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Porto, Portugal, July 19-21, 2006

IDENTIFICATION OF A THERMAL PROCESS

Laboratoire dAutomatique et dInformatique Industrielle

Ecole Superieure dIngenieurs de Poitiers

40, Ave du Recteur Pineau 86 022 Poitiers Cedex, France

Thierry.Poinot@esip.univ-poitiers.fr

modelled with the help of fractional systems. The simulation of these particular

systems is based on a fractional integrator where the non integer behaviour acts

only on a limited spectral band. A first model, based on the use of one fractional

integrator, has been already defined and tested on a thermal pilot. Starting from

frequency considerations derived from the analysis of a diffusion problem, a more

general approximation of the fractional system is proposed in this communication.

The new model is based on the use of two fractional integrator operators. It makes

it possible to define a state-space model for simulation of transients, and to carry

out an output-error technique in order to estimate the parameters of the model.

Experimental results obtained on a thermal process illustrate the improvements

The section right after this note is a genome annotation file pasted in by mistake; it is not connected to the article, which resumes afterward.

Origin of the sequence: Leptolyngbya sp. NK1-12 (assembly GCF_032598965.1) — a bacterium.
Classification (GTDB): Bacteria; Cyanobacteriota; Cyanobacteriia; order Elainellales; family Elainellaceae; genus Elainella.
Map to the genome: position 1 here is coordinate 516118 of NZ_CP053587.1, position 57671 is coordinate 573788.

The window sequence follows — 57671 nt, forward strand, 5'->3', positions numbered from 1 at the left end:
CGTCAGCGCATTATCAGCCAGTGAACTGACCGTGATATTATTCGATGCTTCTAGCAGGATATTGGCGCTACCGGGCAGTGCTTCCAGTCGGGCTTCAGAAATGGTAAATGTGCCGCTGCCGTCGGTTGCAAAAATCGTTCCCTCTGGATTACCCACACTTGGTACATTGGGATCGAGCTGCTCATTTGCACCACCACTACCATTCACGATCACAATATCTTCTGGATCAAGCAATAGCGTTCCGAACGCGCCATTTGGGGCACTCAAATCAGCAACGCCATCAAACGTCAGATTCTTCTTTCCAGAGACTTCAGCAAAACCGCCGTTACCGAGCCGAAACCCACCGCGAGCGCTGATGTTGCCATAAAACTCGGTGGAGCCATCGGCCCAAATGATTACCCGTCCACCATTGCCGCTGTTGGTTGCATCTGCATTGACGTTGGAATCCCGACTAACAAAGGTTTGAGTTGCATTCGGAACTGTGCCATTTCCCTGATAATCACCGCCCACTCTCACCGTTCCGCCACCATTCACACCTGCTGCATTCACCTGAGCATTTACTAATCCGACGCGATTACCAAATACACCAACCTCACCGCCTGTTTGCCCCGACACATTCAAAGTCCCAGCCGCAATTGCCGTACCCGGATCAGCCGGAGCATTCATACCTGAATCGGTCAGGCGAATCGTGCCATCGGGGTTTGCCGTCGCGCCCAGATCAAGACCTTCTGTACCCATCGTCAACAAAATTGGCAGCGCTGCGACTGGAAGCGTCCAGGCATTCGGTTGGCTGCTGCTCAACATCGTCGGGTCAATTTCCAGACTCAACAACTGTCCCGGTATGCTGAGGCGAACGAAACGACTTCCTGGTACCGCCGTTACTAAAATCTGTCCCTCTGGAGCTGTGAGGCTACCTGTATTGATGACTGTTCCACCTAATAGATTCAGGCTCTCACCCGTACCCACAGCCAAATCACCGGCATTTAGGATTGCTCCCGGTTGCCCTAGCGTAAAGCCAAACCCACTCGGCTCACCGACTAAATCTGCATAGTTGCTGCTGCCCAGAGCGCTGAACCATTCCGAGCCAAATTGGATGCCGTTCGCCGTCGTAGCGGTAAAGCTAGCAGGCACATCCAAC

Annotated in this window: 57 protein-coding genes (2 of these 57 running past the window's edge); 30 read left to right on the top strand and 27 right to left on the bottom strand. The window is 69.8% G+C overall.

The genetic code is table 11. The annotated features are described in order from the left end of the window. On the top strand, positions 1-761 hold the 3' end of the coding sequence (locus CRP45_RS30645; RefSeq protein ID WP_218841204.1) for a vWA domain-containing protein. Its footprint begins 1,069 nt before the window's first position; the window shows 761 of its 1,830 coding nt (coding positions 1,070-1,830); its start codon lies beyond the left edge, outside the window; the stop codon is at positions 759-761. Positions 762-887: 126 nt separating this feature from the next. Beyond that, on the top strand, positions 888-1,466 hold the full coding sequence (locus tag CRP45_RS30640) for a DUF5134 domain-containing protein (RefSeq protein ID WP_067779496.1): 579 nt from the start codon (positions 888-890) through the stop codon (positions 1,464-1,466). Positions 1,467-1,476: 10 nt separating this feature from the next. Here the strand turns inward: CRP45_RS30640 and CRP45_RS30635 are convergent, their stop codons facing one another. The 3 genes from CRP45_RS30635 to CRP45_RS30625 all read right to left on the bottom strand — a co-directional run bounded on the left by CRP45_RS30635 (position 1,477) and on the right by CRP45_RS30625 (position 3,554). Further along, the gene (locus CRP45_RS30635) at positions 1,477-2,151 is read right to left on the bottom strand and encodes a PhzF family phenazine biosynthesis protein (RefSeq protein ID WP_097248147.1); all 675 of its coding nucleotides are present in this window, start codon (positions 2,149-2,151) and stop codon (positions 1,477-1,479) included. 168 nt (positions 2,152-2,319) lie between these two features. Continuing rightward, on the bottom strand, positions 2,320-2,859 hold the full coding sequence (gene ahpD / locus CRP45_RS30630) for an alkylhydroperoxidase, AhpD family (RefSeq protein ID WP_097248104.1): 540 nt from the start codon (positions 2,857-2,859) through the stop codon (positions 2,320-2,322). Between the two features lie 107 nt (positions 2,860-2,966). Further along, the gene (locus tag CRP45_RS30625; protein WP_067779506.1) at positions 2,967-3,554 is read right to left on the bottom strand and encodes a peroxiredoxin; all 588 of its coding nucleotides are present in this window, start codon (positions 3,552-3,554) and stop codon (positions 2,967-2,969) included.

obtained with the proposed model.

Modelling, Estimation, Output-error Identification, Heat transfer, Diffusive

interfaces.

model able to reproduce the system dynamics,

The model of a diffusive interface is character- but, it is necessary to have a high number of

ized by a fractional behaviour. Concretely, such parameters in order to obtain a good fit, and to

phenomenon appears, in the case of an induction make a priori choices. On the other hand, these

machine, with Foucault currents inside rotor bars models give black-box models, without direct links

(Benchellal et al., 2004; Canat and Faucher, 2004; with physics.

Khaorapapong, 2001; Riu and Retiere, 2004). It The solution proposed in this paper is based on

appears also in the case of heat transfer between the definition of an integrator operator (Lin et